Detroit vs The World

One can argue that a professional sports team should always mirror the city it represents. How else do you get the citizens to identify with the roster? To get behind, and root for the squad bearing the cities namesake on their chest.

Detroit,Michigan was founded in 1701. It was once the pride and joy of United States, the premier American city from late 19th century all the way to the mid-20th century. The Motor City faced major decline, after the loss of blue collar jobs, and became the face of  how not to manage a city.

The Teams here in Western Michigan have had similar journeys—albeit not as dramatic. from World champions, to lovable losers, to laughing stocks, to fighting back and becoming respectable organizations.  Much like the city these teams represent, things are looking up, more than ever, I assure you there’s hope. Things are changing, oh yes they are changing. Some small steps toward progress, and some bigger steps toward optimism. I’ll provide you this plate of positivity, and a tall glass of hope. Detroit is on the way up, back to prominence.

Heading In The Right Direction

On July 18, 2013 the city of Detroit filed for Chapter 9 bankruptcy, becoming the largest Metropolitan city in American history to do so. At one time Detroit had at least 70,000 abandoned buildings, 31,000 empty houses, and 90,000 vacant lots, and had become notorious for its urban blight. As of today July 21, 2016 The Motor City is ascending, making great strides on a great comeback trail. With 10,000 blighted homes demolished, a revitalized downtown, and Dan Gilbert is trying to single-handedly stand the city on it’s own two feet—or at least downtown.

Gilbert has purchased 60 properties, spanning 14 million square feet for $2.2 Billion. His companies remain the largest employers in The D, with 14,237 employees. There are more bars, eateries, and retail stores including, Nike are setting up shop downtown. Just like a team would do, Detroit is building from the inside out. As for the professional squads representing this place:

  • The Detroit Tigers are similar to the citizens of this great city. Yes they went through a lot of losing in the past, endured some tough times, but they kept pushing. Detroiters have endured things you only seen on the movies, and many are still alive to tell their stories. The Tigers endured more losing seasons then the organization would like to remember, but they are in a position to control their destiny. The team finished  86-75, good for second place in the A.L. Central, behind the World Series runner up, Cleveland Indians. Detroit also finished just 2 1/2 games out of the second wild card and was alive going into the season’s final weekend. In the last 10 years the Tigers have made it to the World Series twice, coming up short both times. In the last decade, Detroit has had 7 winning seasons. Before the Tigers turned things around they had 12 losing seasons in a row, including the horrible 2003 season when their record was 43-119.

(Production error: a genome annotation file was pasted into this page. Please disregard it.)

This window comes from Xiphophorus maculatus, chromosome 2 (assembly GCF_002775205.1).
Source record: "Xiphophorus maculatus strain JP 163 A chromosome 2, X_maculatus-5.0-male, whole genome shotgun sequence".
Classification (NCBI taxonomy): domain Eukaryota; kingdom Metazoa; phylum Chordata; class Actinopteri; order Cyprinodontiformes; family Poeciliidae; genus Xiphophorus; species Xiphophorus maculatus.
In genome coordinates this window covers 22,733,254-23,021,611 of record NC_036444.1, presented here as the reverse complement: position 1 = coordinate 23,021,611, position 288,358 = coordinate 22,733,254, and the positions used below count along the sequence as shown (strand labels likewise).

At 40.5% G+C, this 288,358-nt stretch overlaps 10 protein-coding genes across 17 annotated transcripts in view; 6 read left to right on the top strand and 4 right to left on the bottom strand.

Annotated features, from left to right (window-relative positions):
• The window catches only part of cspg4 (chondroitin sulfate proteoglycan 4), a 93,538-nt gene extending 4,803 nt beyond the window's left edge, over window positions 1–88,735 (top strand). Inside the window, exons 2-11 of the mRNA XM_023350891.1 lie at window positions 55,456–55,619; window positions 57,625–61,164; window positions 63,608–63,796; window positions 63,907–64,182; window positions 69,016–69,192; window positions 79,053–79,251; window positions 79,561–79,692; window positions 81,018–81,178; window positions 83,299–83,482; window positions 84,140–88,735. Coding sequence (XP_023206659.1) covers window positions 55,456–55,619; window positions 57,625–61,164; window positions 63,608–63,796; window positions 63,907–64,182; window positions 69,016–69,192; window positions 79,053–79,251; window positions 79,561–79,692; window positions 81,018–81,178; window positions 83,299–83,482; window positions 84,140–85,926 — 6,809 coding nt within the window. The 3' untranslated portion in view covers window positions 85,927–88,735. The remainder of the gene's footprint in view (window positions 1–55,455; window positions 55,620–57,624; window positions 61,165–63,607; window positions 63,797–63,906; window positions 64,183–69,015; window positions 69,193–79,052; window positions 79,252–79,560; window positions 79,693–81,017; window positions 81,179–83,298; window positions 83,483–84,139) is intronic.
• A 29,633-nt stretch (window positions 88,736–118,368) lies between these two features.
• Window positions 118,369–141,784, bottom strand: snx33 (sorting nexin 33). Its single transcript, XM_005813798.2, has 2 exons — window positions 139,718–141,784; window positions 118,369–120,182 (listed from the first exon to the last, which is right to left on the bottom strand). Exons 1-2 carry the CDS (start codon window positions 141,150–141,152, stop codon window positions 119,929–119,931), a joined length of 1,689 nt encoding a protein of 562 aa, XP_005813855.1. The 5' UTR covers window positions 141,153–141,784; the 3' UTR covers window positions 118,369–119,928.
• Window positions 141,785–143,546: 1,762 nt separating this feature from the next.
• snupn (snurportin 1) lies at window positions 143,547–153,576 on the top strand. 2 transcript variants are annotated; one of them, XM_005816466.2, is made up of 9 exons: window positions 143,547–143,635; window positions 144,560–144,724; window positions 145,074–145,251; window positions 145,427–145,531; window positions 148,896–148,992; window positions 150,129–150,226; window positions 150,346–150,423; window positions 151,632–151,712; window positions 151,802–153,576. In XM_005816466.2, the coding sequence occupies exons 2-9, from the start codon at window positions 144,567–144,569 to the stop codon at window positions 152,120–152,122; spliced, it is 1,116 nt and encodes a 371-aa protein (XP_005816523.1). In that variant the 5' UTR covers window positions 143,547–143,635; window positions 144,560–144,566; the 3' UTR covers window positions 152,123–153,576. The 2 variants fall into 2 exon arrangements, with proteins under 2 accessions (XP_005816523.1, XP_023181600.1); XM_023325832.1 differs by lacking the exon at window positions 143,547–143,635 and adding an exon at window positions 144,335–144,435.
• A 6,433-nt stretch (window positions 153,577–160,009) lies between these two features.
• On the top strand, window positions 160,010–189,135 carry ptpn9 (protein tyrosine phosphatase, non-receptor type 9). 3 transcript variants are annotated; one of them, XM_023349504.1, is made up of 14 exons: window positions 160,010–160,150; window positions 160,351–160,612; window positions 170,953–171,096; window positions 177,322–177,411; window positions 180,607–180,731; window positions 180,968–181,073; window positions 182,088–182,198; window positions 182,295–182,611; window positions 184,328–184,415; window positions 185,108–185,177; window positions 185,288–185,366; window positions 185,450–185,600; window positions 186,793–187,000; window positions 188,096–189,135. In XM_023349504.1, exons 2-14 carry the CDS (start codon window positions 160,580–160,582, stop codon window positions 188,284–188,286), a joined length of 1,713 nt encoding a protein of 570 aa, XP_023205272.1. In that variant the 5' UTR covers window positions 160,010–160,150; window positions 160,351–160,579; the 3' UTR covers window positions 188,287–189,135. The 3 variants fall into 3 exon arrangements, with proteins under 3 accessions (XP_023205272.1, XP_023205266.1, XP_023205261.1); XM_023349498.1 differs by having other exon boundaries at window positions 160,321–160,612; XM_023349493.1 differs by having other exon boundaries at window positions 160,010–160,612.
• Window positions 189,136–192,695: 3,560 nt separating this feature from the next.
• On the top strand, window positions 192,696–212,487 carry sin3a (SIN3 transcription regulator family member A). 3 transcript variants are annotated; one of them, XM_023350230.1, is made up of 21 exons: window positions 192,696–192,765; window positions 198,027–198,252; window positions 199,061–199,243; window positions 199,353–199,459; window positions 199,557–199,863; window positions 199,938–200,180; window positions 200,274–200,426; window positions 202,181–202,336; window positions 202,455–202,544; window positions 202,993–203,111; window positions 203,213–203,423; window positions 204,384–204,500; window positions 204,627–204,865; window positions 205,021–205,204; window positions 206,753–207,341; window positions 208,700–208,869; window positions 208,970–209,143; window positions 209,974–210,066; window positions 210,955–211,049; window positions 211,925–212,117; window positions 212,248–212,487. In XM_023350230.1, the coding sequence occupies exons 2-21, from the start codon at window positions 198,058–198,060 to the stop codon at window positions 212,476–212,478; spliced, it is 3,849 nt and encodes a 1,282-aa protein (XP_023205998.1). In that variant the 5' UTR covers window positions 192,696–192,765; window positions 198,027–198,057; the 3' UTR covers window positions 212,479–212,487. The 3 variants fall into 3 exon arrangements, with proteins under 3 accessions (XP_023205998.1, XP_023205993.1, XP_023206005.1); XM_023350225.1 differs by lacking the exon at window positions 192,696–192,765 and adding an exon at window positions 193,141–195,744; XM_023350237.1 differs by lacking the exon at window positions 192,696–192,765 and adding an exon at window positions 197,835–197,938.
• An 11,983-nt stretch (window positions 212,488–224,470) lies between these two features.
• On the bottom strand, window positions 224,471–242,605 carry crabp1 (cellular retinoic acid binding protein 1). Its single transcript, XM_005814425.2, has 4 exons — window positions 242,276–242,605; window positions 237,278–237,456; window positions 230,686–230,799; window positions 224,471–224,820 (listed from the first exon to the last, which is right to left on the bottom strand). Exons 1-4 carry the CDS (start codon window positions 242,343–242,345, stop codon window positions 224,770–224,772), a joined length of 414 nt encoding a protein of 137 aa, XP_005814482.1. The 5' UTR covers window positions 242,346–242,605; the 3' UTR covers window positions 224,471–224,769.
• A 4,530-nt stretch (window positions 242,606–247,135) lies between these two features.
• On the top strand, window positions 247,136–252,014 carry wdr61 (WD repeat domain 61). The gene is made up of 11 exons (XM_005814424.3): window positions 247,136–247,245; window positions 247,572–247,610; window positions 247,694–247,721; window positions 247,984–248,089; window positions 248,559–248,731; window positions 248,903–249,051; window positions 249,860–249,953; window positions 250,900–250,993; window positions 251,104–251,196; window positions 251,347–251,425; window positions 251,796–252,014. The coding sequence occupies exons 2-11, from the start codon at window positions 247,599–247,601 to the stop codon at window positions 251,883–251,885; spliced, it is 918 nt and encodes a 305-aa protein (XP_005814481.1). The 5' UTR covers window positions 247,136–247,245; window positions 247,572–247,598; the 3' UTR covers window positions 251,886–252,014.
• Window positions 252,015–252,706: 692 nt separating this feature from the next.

• The Detroit Pistons are comparable to Downtown. Promising, on the rise, young and up-and coming. Some young talent, and looking for more. Last season the Pistons made the playoffs for the first time since 2009. After locking up All-Star Andre Drummond,  with a contract extension keeping the big man in The D at least until 2021, the Eastern Conference will soon be on notice. Owner Tom Gores announced he’s moving the Pistons Downtown  Detroit next season, making Detroit the first North American city, with all four major sports within walking distance.
  • The Detroit Lions are comparable to the East and West side of Detroit. Still in need of a lot of TLC, and hope — yet people are optimistic for “what could be.”  And much like the parts of Detroit that don’t get much positive publicity, the community has more good in it, then what it gets credit for. The Lions have been historically inconsistenteven in the Barry Sanders years. Yet, as with most fans east of California, Detroiters have lived and died with this team. As a die hard, if you invest your emotion into a team, and invest your hard earned dollar, you eventually want a winner. The Lions as an organization have given the great fans in Michigan mostly losing seasons, with glimpses of winning— every couple of years. After losing a  once-in-a-generation talent (Calvin Johnson) to early retirement, Matthew Stafford came into his own, and won some fans over. Not every fan, but he finally looked comfortable leading his team into battle every Sunday. More on his maturation here.
  • I’ll be honest, I’m still learning Hockey, and I’ll update this post in the near future when I get a better grasp on what’s going on. After all, this is HockeyTown!


2017 is promising for the city of Detroit. The people have feelings of optimism toward what could be, now  —  more than ever before. It’s still going to take some years to convince those outside of the Motor City, but if you’re from The D, chances are you don’t give a shit about how people are feeling about The City or your teams. Why? None of you came to help, most of you laughed, talked shit, pointed fingers, and kicked the dog while it was down.

Now the comeback is on, techies,and investors are coming in, trying to make it the new “cool place.” The new “it” spot.

But, there is no room for bandwagoners, it’s real life, not sports. Even in regards to sports, it’s bigger than your coat-tail grabbing life.  You have to go through storms to enjoy sunshine.✌🏿


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